Thank you Benchlife for providing us with this information
When Intel frist revealed that the eDRAM cache introduced with Iris Pro could be accessed by the CPU, many users were elated. CPU performance had long been relatively stagnant and extra faster cache would help improve performance. With up to 50GB/s in each direction, the relatively massive 128MB eDRAM L4 cache would bridge the gap between the large yet slow DDR3/4 and the small yet fast L3 cache. Unfortunately though, Intel has no plans to introduce this to socketed Skylake chips, limiting it to soldered BGA SKUs.
One reason many had hoped that Intel would introduce socketed Skylake with eDRAM was due to Broadwell. With the socketed i7 5775C and i5 5675C, Intel paired LGA 1150 Broadwell with 128MB of eDRAM as L4. What’s more, both chips were also unlocked and overclockable. Many had hoped that the unlocked Skylake SKUs or even a locked SKU would offer the same combination. Even with the lackluster overclocks, the 5775C can actually match overclocked 6700K in performance. This means a Skylake part with eDRAM would likely far surpass our current 6700K.
There is still room for Intel to add eDRAM to a socketed chip later on with the Kaby Lake refresh. Set for 2016, that will be little more than a minor refresh on the Skylake architecture and probably a drop in replacement on LGA 1151 motherboards. Even then though, we may not truly see eDRAM as a real option till AMD pressures Intel with Zen combined with maybe HBM or eDRAM.
Thank you TechReport for providing us with this information
In an ominous sign for the future, Intel has officially confirmed the delay of their 10nm process, used for Cannon Lake, till the second half of 2017. In its stead, the 14nm Kaby Lake will take its place for 2016. This confirms the earlier reports that Intel was facing difficulties in 10nm and was adding Kaby Lake to give them more time to work on Cannon Lake. This does seem to place doubts onto earlier information about “Ice Lake“.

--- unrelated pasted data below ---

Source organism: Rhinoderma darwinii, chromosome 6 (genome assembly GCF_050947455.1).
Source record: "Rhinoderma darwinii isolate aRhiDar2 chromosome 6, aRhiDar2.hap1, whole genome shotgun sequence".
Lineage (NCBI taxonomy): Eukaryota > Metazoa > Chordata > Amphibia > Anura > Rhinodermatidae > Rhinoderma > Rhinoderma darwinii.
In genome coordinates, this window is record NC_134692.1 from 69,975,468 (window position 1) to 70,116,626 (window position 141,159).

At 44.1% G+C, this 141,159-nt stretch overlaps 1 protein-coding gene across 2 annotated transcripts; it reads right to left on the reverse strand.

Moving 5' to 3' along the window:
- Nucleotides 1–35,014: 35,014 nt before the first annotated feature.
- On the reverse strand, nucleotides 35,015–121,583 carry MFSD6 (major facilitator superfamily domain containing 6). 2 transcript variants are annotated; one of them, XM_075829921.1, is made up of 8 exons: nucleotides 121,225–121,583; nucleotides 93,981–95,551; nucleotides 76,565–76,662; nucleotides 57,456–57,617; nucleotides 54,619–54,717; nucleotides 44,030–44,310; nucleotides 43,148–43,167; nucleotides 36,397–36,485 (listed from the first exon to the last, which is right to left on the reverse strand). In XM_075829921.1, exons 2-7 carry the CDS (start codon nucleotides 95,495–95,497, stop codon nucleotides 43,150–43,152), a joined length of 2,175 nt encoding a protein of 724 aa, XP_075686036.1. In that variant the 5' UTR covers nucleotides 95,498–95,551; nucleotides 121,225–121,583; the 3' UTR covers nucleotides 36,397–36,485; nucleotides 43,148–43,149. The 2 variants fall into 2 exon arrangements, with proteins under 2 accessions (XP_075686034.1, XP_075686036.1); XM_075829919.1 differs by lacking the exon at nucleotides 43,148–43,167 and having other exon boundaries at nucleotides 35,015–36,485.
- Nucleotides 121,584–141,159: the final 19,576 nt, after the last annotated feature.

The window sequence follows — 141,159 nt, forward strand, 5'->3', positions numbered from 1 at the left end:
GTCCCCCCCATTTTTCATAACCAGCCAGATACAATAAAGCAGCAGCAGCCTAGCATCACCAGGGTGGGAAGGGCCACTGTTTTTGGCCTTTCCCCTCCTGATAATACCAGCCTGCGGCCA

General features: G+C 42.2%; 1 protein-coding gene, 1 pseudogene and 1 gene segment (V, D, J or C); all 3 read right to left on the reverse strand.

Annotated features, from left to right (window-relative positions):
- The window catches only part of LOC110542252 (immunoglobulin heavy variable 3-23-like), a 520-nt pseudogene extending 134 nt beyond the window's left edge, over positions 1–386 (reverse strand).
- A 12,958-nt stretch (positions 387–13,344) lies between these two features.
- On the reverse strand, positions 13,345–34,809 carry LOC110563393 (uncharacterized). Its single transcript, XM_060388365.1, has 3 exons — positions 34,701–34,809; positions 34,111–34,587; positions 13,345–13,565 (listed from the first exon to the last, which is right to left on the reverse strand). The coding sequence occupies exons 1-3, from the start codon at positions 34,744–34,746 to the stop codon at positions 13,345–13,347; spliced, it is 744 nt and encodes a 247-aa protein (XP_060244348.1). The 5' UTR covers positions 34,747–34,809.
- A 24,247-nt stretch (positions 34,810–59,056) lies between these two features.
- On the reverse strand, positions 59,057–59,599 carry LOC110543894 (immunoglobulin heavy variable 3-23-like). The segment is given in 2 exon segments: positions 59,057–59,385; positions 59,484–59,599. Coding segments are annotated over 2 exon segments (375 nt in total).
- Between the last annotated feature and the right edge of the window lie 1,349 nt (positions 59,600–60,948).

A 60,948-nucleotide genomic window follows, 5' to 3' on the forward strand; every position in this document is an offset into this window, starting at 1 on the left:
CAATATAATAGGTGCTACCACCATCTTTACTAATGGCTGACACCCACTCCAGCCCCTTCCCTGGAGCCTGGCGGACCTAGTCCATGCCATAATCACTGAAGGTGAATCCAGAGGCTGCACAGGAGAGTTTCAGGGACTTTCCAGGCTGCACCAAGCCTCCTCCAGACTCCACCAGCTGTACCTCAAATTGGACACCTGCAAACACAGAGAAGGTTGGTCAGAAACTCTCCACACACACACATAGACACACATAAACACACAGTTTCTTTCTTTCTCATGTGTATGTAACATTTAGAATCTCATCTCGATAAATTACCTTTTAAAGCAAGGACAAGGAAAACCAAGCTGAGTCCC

CEO Brian Krzanich noted that the firm had already encountered difficulties with their transition to 14nm, which led to the stop gap Haswell Refresh. Kaby Lake will take a similar role as Haswell Refresh but for the Skylake microarchitecture, but will receive some “key performance enhancements” over Skylake. Kzranich also noted that the time frame for Tick Tock was likely to shift to 2.5 years instead of the previous 2 years as die shrinks get harder and harder to implement.
Intel has long kept ahead of the curve with the Tick Tock strategy, but it seems that they can no longer rely just on process technology to keep them ahead of competitors. This is the first official confirm we have for Kaby Lake, but given that the previously leaked slides have shown no real changes for the desktop SKUs compared to Skylake, these “key performance enhancements” may be limited to mobile.
Skylake is looking to be a good buy for those in the market today as it now seems guaranteed that it’s true successor won’t come till 2017. However, Cannon Lake will still be based on Skylake so really, the next major update won’t be till 2018. This should allow AMD to make a splash with their new Zen architecture in 2016 as long as it lives up to its hype. It will be interesting to see how everything plays out over the next few years.